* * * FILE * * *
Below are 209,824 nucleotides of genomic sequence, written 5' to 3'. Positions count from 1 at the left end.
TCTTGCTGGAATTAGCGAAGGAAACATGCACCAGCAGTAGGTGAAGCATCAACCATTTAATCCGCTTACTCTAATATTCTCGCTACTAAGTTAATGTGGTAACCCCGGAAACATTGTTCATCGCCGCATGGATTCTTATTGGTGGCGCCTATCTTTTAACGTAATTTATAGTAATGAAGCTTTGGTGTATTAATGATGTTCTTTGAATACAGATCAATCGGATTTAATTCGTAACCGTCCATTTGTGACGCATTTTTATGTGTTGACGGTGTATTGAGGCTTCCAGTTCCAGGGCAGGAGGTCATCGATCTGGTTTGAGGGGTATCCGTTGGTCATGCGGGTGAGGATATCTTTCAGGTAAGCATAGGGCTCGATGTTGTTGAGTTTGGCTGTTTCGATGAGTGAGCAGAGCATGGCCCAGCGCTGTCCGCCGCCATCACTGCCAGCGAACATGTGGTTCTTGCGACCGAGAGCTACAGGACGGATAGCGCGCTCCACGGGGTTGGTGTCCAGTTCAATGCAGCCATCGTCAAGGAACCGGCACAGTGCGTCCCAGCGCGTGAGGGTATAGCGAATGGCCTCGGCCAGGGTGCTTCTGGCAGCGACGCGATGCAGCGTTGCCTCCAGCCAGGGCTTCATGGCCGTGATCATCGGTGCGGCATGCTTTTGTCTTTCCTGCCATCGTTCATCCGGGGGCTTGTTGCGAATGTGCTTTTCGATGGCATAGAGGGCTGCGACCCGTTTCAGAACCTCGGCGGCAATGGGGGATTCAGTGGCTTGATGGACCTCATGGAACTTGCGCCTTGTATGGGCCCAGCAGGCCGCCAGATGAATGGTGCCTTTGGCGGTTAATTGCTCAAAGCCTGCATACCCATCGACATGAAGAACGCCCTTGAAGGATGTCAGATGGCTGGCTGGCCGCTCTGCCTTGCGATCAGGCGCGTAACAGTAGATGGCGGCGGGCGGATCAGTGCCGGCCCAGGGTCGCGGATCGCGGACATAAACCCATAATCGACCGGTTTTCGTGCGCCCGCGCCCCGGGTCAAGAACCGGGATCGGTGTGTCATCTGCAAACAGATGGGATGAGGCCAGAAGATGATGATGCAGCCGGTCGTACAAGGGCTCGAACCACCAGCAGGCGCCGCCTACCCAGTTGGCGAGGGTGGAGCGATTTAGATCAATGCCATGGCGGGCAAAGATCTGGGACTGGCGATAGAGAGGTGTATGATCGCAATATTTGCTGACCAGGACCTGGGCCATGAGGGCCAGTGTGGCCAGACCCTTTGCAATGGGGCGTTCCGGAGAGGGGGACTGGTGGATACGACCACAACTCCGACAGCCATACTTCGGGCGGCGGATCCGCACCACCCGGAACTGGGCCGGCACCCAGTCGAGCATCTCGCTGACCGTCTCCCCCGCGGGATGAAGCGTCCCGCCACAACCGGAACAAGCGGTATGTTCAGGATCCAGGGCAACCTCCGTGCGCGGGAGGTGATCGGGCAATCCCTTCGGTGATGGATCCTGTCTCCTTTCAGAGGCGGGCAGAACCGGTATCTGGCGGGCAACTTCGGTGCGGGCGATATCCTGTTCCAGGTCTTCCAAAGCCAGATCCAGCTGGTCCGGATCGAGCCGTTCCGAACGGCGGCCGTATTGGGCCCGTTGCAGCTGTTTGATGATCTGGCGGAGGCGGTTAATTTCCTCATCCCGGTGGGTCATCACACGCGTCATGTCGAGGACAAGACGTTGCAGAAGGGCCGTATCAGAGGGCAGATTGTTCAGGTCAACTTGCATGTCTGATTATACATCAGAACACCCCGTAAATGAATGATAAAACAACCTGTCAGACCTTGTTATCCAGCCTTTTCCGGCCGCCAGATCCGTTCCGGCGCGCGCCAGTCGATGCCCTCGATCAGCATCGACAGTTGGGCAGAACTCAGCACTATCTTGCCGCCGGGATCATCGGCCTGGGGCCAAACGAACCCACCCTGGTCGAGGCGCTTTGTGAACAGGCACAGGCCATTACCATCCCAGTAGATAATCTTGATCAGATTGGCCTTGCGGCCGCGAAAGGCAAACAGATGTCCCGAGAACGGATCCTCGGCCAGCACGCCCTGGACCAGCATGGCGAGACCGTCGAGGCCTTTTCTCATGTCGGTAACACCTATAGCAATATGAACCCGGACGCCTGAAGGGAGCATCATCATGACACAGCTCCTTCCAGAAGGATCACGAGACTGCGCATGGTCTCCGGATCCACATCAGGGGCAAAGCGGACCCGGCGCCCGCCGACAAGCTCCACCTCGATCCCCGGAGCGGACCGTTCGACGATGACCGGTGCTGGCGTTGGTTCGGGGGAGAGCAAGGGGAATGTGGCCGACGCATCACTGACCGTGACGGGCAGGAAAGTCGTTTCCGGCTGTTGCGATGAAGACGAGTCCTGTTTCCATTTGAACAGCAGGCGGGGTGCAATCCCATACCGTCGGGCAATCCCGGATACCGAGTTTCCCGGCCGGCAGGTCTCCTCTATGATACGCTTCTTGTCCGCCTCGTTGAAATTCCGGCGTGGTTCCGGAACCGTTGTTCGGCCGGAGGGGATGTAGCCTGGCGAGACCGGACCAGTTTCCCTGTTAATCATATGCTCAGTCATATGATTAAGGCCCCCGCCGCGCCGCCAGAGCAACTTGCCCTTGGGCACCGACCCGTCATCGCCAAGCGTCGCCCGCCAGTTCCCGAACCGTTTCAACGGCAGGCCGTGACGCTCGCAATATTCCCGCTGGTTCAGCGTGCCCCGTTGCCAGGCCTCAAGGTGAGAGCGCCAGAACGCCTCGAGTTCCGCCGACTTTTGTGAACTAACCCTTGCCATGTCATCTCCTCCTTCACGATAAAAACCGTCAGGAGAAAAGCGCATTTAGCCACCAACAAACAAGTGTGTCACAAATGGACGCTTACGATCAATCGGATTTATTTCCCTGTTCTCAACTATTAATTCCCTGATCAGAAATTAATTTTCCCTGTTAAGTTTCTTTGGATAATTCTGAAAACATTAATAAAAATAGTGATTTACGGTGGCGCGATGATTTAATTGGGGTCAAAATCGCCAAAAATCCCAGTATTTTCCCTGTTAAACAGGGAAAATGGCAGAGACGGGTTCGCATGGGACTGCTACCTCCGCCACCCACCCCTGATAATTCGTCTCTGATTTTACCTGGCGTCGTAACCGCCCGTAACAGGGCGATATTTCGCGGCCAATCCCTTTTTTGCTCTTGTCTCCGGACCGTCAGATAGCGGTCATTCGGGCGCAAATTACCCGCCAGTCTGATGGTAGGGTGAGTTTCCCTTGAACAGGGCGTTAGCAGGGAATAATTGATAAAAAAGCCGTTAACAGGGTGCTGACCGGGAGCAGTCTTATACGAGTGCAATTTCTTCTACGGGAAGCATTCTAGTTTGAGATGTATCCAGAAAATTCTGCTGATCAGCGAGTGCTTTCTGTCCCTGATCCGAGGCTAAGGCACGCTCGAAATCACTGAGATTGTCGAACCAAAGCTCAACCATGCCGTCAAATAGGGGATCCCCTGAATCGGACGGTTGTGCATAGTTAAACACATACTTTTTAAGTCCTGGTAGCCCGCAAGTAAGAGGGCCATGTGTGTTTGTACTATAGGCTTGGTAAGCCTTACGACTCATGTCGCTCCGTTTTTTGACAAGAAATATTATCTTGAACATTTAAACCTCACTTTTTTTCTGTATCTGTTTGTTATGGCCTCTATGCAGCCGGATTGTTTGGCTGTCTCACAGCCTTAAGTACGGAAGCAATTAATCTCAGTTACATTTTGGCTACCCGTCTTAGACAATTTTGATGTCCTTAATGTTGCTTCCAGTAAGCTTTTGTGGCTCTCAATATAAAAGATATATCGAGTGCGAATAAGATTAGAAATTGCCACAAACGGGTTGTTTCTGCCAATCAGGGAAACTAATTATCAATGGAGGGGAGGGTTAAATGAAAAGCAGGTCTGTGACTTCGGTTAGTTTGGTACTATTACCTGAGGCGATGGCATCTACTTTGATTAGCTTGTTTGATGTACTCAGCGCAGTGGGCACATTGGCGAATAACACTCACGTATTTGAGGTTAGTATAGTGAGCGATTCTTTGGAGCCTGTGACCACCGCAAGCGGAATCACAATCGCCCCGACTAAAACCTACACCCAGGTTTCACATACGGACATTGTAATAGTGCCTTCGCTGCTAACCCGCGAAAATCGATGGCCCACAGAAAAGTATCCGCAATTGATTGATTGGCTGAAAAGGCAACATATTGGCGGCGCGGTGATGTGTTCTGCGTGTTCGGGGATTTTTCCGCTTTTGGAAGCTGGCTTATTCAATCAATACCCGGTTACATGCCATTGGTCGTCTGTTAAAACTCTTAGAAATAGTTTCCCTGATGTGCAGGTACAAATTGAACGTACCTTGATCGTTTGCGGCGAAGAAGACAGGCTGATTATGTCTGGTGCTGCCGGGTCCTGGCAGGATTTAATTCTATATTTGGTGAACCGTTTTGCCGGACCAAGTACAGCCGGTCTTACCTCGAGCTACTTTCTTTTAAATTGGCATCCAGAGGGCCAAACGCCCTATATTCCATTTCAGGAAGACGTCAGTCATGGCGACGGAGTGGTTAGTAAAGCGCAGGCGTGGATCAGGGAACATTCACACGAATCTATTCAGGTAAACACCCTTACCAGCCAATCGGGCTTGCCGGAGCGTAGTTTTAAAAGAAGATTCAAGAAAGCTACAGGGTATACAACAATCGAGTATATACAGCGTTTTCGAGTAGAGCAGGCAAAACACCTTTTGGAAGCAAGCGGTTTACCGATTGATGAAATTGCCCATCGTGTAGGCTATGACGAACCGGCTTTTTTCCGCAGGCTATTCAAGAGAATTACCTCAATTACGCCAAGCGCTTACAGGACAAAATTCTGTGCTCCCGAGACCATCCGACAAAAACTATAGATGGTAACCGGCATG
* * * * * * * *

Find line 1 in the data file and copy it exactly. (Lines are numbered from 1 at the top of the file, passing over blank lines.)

Below are 209,824 nucleotides of genomic sequence, written 5' to 3'. Positions count from 1 at the left end.